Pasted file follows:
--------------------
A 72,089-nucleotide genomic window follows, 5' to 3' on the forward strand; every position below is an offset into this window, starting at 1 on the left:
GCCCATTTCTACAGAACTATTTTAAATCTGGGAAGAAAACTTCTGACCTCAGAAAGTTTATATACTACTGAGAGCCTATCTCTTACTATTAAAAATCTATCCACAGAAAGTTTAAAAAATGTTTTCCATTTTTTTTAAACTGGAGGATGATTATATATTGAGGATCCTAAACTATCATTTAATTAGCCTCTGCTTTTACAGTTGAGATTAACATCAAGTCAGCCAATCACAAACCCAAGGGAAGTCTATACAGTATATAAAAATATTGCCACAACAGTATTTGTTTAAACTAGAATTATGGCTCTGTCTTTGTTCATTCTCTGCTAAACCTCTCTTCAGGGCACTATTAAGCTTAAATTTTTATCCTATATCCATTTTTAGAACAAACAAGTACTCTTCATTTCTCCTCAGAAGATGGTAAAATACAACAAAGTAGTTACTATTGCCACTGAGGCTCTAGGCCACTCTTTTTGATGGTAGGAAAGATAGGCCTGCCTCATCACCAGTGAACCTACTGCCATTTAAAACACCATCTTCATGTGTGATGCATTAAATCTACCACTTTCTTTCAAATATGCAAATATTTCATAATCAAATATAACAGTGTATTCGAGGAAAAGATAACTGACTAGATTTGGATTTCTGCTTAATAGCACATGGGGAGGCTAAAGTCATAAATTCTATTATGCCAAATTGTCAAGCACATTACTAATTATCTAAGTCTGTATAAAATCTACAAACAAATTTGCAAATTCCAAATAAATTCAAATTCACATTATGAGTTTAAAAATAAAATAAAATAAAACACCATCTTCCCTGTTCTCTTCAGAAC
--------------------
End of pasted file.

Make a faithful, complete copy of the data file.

A 72,089-nucleotide genomic window follows, 5' to 3' on the forward strand; every position below is an offset into this window, starting at 1 on the left:
GCCCATTTCTACAGAACTATTTTAAATCTGGGAAGAAAACTTCTGACCTCAGAAAGTTTATATACTACTGAGAGCCTATCTCTTACTATTAAAAATCTATCCACAGAAAGTTTAAAAAATGTTTTCCATTTTTTTTAAACTGGAGGATGATTATATATTGAGGATCCTAAACTATCATTTAATTAGCCTCTGCTTTTACAGTTGAGATTAACATCAAGTCAGCCAATCACAAACCCAAGGGAAGTCTATACAGTATATAAAAATATTGCCACAACAGTATTTGTTTAAACTAGAATTATGGCTCTGTCTTTGTTCATTCTCTGCTAAACCTCTCTTCAGGGCACTATTAAGCTTAAATTTTTATCCTATATCCATTTTTAGAACAAACAAGTACTCTTCATTTCTCCTCAGAAGATGGTAAAATACAACAAAGTAGTTACTATTGCCACTGAGGCTCTAGGCCACTCTTTTTGATGGTAGGAAAGATAGGCCTGCCTCATCACCAGTGAACCTACTGCCATTTAAAACACCATCTTCATGTGTGATGCATTAAATCTACCACTTTCTTTCAAATATGCAAATATTTCATAATCAAATATAACAGTGTATTCGAGGAAAAGATAACTGACTAGATTTGGATTTCTGCTTAATAGCACATGGGGAGGCTAAAGTCATAAATTCTATTATGCCAAATTGTCAAGCACATTACTAATTATCTAAGTCTGTATAAAATCTACAAACAAATTTGCAAATTCCAAATAAATTCAAATTCACATTATGAGTTTAAAAATAAAATAAAATAAAACACCATCTTCCCTGTTCTCTTCAGAAC